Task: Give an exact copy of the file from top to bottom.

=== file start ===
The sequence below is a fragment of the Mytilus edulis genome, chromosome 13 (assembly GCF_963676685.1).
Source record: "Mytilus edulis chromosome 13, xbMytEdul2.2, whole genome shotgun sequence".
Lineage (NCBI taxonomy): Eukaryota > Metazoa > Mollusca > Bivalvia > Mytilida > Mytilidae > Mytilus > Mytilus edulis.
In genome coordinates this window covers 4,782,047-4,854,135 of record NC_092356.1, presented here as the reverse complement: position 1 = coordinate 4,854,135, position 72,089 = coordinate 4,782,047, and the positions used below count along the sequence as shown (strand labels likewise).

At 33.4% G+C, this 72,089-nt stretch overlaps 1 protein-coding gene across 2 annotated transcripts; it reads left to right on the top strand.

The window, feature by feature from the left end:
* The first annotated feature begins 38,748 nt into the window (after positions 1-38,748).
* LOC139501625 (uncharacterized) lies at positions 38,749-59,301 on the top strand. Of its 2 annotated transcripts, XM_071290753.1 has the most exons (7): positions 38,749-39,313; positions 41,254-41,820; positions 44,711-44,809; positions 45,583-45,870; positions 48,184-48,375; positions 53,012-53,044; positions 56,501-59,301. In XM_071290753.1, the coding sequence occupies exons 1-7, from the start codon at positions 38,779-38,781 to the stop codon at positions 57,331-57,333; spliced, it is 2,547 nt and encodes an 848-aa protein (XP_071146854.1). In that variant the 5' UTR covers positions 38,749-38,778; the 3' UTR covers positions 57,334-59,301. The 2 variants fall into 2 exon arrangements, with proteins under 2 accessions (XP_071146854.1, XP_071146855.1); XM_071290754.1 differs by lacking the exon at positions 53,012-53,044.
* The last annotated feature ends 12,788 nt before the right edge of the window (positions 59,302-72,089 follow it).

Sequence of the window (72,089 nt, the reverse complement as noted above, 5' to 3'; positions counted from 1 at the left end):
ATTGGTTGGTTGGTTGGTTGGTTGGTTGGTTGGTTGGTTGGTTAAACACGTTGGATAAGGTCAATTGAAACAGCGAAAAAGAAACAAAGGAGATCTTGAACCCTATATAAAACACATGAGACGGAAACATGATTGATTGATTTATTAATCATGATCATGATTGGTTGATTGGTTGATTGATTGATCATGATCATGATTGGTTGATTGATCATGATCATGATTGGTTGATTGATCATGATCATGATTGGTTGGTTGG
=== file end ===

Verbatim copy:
The sequence below is a fragment of the Mytilus edulis genome, chromosome 13 (assembly GCF_963676685.1).
Source record: "Mytilus edulis chromosome 13, xbMytEdul2.2, whole genome shotgun sequence".
Lineage (NCBI taxonomy): Eukaryota > Metazoa > Mollusca > Bivalvia > Mytilida > Mytilidae > Mytilus > Mytilus edulis.
In genome coordinates this window covers 4,782,047-4,854,135 of record NC_092356.1, presented here as the reverse complement: position 1 = coordinate 4,854,135, position 72,089 = coordinate 4,782,047, and the positions used below count along the sequence as shown (strand labels likewise).

At 33.4% G+C, this 72,089-nt stretch overlaps 1 protein-coding gene across 2 annotated transcripts; it reads left to right on the top strand.

The window, feature by feature from the left end:
* The first annotated feature begins 38,748 nt into the window (after positions 1-38,748).
* LOC139501625 (uncharacterized) lies at positions 38,749-59,301 on the top strand. Of its 2 annotated transcripts, XM_071290753.1 has the most exons (7): positions 38,749-39,313; positions 41,254-41,820; positions 44,711-44,809; positions 45,583-45,870; positions 48,184-48,375; positions 53,012-53,044; positions 56,501-59,301. In XM_071290753.1, the coding sequence occupies exons 1-7, from the start codon at positions 38,779-38,781 to the stop codon at positions 57,331-57,333; spliced, it is 2,547 nt and encodes an 848-aa protein (XP_071146854.1). In that variant the 5' UTR covers positions 38,749-38,778; the 3' UTR covers positions 57,334-59,301. The 2 variants fall into 2 exon arrangements, with proteins under 2 accessions (XP_071146854.1, XP_071146855.1); XM_071290754.1 differs by lacking the exon at positions 53,012-53,044.
* The last annotated feature ends 12,788 nt before the right edge of the window (positions 59,302-72,089 follow it).

Sequence of the window (72,089 nt, the reverse complement as noted above, 5' to 3'; positions counted from 1 at the left end):
ATTGGTTGGTTGGTTGGTTGGTTGGTTGGTTGGTTGGTTGGTTAAACACGTTGGATAAGGTCAATTGAAACAGCGAAAAAGAAACAAAGGAGATCTTGAACCCTATATAAAACACATGAGACGGAAACATGATTGATTGATTTATTAATCATGATCATGATTGGTTGATTGGTTGATTGATTGATCATGATCATGATTGGTTGATTGATCATGATCATGATTGGTTGATTGATCATGATCATGATTGGTTGGTTGG